Stephen Harper's Cabinet Is Now Tied For Largest In Canadian History

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When Stephen Harper became prime minister in 2006 he touted a "smaller" cabinet "designed for work—not for show". On Monday, he became the first among equals in a cabinet tied for the title of largest in Canadian history.

The demotion of embattled Julian Fantino to associate minister of National Defence and the appointment of Erin O’Toole to minister of Veterans Affairs brings the size of the Harper ministry to 40 strong, matching the size of Brian Mulroney's 1984 cabinet.

MP Brent Rathgeber, who quit the Tory caucus to sit as an independent in 2013, was quick to point out the milestone.

And while Rathgeber's criticism of the expansion was implied, NDP Leader Thomas Mulcair was more explicit.

"For someone who has always preached cuts for government expenditures, Harper is now proving once more he’s not able to deliver the goods," Mulcair told reporters in French on Monday.

"He’s beaten all the records of all the governments in Canada."

When Harper first became prime minister in 2006 he appointed just 26 people to his first cabinet, a move meant to contrast his fiscal conservatism with the policies of former Liberal PM Paul Martin, whose own cabinet had ballooned in size to as large as 39 members.

"My smaller cabinet and more streamlined cabinet structure are designed for work—not for show," Harper said at the time. "The structure is designed to promote accountable, efficient and effective government—more focus and purpose; less process and cost."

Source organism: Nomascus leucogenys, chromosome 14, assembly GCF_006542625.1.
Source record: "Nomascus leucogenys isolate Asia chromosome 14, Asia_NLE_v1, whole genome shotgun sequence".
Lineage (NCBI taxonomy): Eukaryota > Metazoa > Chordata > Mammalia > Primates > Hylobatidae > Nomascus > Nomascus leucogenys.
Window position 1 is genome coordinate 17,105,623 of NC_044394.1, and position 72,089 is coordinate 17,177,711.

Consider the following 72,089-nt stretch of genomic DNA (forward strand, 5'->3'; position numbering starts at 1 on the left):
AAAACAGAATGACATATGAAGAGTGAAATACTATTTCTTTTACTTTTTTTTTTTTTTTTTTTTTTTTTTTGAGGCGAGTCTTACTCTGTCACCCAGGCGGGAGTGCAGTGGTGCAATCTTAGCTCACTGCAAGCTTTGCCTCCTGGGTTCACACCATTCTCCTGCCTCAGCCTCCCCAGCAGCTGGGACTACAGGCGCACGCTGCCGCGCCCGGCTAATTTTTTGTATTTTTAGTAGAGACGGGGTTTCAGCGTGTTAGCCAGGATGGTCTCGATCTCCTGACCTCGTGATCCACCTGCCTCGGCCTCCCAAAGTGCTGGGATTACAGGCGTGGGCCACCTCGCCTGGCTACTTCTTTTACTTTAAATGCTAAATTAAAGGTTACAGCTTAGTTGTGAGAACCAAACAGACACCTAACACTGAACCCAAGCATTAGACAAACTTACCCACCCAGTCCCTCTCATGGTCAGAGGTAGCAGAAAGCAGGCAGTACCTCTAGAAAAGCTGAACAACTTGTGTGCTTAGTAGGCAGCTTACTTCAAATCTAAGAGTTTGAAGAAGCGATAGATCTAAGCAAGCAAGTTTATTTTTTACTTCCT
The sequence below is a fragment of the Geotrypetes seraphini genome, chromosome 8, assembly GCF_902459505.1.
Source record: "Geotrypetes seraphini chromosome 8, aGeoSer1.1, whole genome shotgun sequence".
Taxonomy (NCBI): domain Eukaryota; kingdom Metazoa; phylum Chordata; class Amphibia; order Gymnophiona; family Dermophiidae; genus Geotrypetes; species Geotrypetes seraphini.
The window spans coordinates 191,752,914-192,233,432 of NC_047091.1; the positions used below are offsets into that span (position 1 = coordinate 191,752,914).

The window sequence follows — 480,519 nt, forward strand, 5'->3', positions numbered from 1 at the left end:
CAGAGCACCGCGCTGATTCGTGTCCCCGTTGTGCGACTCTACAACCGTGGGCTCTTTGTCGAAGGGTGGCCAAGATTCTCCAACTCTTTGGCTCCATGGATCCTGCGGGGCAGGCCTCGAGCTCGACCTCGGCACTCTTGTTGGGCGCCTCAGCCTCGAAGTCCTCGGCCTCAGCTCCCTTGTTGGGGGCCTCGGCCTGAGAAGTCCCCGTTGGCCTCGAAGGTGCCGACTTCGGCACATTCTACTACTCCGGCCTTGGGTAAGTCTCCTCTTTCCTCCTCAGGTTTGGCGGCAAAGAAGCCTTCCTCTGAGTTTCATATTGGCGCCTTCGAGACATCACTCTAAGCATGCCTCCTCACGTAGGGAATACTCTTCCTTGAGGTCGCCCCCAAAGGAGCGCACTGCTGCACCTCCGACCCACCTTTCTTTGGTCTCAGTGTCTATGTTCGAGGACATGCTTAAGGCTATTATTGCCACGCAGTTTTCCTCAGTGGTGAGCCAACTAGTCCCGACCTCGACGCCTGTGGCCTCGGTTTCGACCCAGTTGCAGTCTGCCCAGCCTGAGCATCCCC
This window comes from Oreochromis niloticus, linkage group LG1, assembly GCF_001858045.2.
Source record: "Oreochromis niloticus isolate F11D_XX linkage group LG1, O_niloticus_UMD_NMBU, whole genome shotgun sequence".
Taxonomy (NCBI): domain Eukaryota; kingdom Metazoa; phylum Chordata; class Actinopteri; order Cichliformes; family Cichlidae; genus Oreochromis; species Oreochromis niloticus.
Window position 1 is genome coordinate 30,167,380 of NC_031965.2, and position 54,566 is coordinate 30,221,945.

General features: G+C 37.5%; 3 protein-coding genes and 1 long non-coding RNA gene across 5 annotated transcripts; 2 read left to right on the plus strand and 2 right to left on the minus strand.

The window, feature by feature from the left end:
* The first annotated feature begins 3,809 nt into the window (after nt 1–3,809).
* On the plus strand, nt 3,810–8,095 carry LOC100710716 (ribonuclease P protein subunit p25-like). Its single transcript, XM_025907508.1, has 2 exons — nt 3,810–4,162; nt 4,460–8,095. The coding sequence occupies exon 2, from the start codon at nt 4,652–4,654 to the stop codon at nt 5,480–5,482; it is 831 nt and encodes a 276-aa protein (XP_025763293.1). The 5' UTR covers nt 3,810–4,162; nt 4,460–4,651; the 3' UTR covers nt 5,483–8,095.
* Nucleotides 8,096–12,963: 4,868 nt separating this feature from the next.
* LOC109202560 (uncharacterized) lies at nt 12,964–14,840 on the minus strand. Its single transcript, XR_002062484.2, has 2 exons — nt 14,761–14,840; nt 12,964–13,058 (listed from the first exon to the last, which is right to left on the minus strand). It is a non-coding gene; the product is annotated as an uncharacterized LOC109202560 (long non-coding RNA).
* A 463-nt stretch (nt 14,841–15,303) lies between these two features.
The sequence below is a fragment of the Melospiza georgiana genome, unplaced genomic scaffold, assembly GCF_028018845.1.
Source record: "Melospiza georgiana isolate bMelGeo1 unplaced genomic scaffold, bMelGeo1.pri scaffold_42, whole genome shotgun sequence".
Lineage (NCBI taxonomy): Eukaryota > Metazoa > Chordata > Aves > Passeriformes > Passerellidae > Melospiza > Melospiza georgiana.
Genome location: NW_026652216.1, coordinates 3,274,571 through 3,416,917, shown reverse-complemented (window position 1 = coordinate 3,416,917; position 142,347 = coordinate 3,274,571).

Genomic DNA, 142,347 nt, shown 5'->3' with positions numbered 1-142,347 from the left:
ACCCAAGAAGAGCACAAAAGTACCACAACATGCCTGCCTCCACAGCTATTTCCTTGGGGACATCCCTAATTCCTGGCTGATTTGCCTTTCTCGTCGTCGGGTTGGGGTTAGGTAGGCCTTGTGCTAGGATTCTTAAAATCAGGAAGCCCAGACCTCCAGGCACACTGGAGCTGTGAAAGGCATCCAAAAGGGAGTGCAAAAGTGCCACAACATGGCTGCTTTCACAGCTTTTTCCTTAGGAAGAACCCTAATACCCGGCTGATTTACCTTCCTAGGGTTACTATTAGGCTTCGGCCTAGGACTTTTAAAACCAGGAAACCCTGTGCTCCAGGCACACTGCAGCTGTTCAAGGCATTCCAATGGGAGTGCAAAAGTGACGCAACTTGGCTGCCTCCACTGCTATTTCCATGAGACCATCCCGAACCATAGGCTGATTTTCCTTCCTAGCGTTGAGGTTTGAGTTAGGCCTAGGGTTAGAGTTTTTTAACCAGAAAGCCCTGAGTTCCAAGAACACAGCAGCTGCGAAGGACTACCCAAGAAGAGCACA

Asked Monday about the utility of today's much larger cabinet, now greater in size than Martin's largest ministry, Harper's press secretary Carl Vallée told HuffPost in an email that "We are confident that we have the team to deliver on the priorities of Canadians: jobs, the economy, safe communities, and standing up for Canadian values at home and abroad."

Fantino was shuffled out of Veterans Affairs on Monday after 18 controversial months on the job. Throughout his tenure, the former commissioner of the Ontario Provincial Police faced criticism for closing offices, cutting jobs and for failing to spend his department's full budget. Fantino suffered through several public gaffes, including showing up late to a meeting with angry vets and ignoring questions from the wife of a former soldier with PTSD while TV cameras rolled.

Fantino becomes associate minister of National Defence, a job which had been vacant since July of 2013. According to the Prime Minister's Office, Fantino will assist the minister of National Defence on issues of "arctic sovereignty, information technology security and foreign intelligence."

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